# Earthing a conductor

This may be a basic question, but I have never understood it completely: why is an earthed conductor always at zero potential? I would say it is because theoretically one can suck up charge from the earth without doing work, hence it is at zero potential (all earth charge is at infinity), not sure if this makes sense.

The electrical potential has a gauge freedom because we can arbitrarily set the zero anywhere we want. This is because we can only ever measure differences in the potential and not the absolute value of the potential.

Conductors that are earthed are all at the same potential (because they are earthed to the same planet) so it is usually convenient to choose this as our zero. Any potentials that we measure are then the difference from the potential of the earth.

• To be fair "earthed are all at the same potential" is not really true. Lightening strikes often cause huge transient voltages on one earth ground and not another. This can effect things like serial connections that don't run the "ground" line. – Sam Sep 26 '16 at 17:22
• Agreed with @Sam. It's in fact a serious mistake, for example, to run a mains line to an out-building with its own grounding rod/plate and neglect to disconnect the neutral from the sub-panel earth bus. Lightning strikes can cause such large potential differences between the earth at the separate buildings that it can induce very large currents in the neutral conductor servicing the secondary panel. And ground loop noise...even within a building sharing a common earth that can be nightmare for copper communication systems, especially in an electrically noisy environment. – J... Sep 26 '16 at 21:05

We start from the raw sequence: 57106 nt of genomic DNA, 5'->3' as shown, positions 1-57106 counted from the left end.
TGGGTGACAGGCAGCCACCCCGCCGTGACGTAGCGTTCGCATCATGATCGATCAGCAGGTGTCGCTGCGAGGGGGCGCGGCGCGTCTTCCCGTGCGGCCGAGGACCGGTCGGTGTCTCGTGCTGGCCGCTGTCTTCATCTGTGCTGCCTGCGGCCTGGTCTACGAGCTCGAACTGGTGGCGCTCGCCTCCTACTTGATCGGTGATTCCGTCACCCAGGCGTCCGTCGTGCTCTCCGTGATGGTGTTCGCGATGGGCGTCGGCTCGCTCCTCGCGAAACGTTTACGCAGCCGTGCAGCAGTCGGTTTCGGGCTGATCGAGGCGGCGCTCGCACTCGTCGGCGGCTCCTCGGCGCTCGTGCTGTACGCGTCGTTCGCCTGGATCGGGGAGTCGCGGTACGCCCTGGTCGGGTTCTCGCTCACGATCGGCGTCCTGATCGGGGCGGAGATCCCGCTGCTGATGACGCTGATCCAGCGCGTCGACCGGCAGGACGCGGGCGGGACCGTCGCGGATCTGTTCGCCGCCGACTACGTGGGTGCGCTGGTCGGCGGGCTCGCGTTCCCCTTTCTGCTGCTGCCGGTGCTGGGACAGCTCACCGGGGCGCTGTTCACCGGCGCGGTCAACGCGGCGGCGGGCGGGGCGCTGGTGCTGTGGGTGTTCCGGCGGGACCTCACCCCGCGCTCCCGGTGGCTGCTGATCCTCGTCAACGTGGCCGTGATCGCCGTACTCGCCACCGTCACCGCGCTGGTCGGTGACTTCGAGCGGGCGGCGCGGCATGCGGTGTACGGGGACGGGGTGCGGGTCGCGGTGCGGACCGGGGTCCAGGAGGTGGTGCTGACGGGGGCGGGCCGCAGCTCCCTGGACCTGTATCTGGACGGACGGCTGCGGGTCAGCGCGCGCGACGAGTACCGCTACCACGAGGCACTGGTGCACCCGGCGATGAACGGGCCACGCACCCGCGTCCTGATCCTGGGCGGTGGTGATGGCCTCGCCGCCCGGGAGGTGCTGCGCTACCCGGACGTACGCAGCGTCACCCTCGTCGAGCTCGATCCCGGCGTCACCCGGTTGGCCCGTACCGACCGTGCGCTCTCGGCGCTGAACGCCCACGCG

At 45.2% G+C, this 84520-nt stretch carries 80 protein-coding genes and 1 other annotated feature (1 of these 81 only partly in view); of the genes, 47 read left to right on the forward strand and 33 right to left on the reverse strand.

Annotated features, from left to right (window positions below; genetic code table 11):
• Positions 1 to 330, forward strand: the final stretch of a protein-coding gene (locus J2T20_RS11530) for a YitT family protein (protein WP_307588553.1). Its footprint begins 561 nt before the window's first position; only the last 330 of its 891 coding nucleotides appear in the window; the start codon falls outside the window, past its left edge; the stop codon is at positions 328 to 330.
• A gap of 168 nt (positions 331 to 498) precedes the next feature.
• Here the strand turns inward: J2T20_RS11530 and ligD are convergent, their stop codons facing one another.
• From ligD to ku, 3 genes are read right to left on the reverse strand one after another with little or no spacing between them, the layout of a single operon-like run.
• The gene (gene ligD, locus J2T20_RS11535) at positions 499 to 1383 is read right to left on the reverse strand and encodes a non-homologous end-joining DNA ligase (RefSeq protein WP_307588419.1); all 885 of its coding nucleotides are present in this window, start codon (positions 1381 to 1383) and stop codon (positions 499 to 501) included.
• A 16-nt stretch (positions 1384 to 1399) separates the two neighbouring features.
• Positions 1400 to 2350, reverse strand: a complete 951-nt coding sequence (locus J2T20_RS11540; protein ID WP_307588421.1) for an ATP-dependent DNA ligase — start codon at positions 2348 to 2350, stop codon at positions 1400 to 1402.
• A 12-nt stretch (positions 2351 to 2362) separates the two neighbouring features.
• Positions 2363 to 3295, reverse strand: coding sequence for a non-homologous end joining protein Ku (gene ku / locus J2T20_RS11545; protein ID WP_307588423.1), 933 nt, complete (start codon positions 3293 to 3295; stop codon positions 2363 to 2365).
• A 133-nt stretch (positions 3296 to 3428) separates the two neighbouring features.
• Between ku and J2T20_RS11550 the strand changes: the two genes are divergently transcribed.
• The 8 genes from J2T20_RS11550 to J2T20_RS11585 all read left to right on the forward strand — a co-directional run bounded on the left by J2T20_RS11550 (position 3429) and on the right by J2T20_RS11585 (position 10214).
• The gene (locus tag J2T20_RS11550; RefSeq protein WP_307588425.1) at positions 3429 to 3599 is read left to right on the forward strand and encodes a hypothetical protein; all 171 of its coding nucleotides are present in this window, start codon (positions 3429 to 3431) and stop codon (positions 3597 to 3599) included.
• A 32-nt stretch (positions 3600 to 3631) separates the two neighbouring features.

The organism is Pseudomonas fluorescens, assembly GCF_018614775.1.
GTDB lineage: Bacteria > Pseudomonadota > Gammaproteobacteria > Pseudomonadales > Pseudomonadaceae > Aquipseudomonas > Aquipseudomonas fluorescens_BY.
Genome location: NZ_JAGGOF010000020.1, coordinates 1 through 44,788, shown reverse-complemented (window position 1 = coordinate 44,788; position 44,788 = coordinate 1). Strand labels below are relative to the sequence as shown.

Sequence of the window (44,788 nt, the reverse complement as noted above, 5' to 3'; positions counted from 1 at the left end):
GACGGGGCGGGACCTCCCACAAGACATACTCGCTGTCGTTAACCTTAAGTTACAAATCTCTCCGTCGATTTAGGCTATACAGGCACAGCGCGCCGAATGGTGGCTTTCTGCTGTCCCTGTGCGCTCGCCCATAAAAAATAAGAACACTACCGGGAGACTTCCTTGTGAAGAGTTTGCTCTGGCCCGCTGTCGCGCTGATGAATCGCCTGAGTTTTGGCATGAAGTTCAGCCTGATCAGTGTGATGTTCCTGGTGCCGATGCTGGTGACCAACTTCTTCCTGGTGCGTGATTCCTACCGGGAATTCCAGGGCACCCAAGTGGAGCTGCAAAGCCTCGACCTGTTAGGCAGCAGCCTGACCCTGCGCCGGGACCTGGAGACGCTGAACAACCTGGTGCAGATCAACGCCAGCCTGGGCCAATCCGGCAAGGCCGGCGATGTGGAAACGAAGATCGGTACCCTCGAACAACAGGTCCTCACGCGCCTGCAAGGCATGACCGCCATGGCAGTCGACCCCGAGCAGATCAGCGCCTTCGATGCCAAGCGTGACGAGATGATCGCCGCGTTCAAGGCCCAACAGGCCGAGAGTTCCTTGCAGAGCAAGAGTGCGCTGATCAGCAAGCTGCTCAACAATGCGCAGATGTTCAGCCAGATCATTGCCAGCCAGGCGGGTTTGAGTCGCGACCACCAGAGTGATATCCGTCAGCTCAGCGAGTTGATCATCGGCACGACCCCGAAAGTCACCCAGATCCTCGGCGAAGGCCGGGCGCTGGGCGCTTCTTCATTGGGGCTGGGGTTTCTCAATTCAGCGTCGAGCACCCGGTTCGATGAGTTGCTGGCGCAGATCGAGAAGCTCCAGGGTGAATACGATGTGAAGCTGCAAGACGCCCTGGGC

• There does not even have to be a lightning. Some years ago we ran some data network between separate houses, maybe 30 m apart, and IIRC there was something like 90V on the shielding, even in normal weather. – Jan Hudec Sep 27 '16 at 12:11

Note also that "Earth" or "Ground" in a circuit may not even be phsyically connected to the real Earth (the planet), but instead refers to the common point from which zero volts is defined

"why is an earthed conductor always at zero potential"

Because that's the definition. But we could have chosen any other number too. Voltage is a relative measure between two values, not an absolute value.

Think about length. When I say "12 feet", what does that mean? It means 12 feet from one point to another. We simply pick one of those points to be zero. Maybe we use Mean Sea Level as one end, or maybe the floor of your house, or maybe a completely arbitrary point we call "the datum". We just pick something to be zero because for that particular example it's convenient.

And nothing says convenient in voltages like "stick wire in dirt". So we call that zero.

• I see, but in a physics problem, I was trying to use the method of images to solve for a charge outside an earthed spherical conductor. I managed to get the right imaginary charge by setting the potential of the sphere to zero, but if it was nonzero I would not get the same answer. Is the zero here justified because the potential of a field of a point charge is defined to be zero at infinity? – user209347 Sep 26 '16 at 16:11
• @user209347 Comments are for clarification. Your question in your comment is so different that you are probably better off creating a new question. – Patrick M Sep 26 '16 at 17:30